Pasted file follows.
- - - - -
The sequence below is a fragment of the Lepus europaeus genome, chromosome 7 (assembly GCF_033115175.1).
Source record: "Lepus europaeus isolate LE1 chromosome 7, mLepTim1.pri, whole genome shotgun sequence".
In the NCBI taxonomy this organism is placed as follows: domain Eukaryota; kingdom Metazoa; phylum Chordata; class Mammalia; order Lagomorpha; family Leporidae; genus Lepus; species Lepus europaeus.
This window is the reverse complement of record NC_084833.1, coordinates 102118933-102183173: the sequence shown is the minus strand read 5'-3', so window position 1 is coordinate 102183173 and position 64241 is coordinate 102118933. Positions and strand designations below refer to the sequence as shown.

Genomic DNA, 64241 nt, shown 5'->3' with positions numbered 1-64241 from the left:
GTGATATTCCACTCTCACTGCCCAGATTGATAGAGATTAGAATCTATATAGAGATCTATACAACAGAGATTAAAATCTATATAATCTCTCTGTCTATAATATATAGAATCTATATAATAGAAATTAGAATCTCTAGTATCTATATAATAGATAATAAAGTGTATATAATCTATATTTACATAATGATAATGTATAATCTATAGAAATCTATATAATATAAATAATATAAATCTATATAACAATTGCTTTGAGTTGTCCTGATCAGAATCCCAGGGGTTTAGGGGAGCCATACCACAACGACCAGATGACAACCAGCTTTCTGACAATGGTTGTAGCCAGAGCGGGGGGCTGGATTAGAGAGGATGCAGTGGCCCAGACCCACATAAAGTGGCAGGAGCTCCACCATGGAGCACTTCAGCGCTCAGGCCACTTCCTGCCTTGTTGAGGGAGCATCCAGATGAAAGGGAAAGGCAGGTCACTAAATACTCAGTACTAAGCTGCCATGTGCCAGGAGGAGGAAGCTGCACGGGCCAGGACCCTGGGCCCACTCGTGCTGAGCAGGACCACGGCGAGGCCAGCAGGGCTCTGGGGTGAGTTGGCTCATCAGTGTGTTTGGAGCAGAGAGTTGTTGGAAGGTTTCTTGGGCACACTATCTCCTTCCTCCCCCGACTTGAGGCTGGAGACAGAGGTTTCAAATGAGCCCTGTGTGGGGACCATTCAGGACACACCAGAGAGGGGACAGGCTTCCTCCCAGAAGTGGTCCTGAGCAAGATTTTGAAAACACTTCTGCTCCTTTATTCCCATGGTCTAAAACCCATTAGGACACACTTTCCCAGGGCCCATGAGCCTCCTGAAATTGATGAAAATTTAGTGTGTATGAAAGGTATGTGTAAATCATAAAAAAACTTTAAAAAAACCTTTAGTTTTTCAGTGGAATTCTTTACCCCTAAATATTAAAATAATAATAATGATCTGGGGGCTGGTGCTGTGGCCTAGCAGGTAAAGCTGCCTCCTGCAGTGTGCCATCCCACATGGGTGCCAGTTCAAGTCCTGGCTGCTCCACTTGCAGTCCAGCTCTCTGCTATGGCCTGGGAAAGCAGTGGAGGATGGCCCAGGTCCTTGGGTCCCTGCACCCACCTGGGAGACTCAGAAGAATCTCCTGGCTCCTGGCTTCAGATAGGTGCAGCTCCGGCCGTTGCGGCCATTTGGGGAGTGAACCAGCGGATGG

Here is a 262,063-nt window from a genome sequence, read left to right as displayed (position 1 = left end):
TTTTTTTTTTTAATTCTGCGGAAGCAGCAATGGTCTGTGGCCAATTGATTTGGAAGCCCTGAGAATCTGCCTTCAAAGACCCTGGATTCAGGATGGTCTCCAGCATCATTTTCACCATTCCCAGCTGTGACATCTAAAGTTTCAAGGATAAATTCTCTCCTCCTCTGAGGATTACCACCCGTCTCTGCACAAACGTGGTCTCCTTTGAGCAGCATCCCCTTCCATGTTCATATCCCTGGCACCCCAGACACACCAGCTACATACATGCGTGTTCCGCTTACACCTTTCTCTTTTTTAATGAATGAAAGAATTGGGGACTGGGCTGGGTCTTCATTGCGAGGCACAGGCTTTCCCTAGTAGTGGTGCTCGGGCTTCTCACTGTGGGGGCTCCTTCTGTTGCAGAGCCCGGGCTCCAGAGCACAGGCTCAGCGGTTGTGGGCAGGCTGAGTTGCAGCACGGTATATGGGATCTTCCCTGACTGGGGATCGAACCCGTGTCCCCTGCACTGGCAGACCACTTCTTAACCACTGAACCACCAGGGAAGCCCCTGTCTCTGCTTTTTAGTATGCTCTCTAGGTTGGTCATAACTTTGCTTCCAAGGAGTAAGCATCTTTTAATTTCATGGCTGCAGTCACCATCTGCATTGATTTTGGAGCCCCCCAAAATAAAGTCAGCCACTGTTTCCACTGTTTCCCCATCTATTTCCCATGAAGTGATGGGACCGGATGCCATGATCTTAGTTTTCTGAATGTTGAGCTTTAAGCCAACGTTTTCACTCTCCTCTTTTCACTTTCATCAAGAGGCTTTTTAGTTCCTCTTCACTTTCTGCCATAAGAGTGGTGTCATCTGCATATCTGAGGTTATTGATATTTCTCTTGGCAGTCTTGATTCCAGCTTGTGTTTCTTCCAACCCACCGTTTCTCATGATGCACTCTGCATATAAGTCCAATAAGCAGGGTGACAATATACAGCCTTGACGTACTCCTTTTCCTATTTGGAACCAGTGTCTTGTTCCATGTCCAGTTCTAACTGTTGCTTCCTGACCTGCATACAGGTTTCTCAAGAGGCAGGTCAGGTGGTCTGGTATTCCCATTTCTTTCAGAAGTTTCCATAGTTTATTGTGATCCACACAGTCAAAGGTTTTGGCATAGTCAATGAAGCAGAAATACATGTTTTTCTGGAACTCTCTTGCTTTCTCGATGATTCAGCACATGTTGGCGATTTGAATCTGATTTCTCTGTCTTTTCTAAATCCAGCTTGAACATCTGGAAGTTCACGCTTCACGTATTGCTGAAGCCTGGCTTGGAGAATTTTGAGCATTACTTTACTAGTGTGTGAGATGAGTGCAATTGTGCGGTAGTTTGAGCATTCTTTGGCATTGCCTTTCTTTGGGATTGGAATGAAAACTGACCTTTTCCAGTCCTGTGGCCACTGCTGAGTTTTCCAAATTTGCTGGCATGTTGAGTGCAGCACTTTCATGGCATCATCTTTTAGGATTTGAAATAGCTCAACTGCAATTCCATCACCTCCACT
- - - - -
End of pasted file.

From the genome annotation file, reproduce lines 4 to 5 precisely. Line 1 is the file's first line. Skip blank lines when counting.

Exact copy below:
This window is the reverse complement of record NC_084833.1, coordinates 102118933-102183173: the sequence shown is the minus strand read 5'-3', so window position 1 is coordinate 102183173 and position 64241 is coordinate 102118933. Positions and strand designations below refer to the sequence as shown.

Genomic DNA, 64241 nt, shown 5'->3' with positions numbered 1-64241 from the left: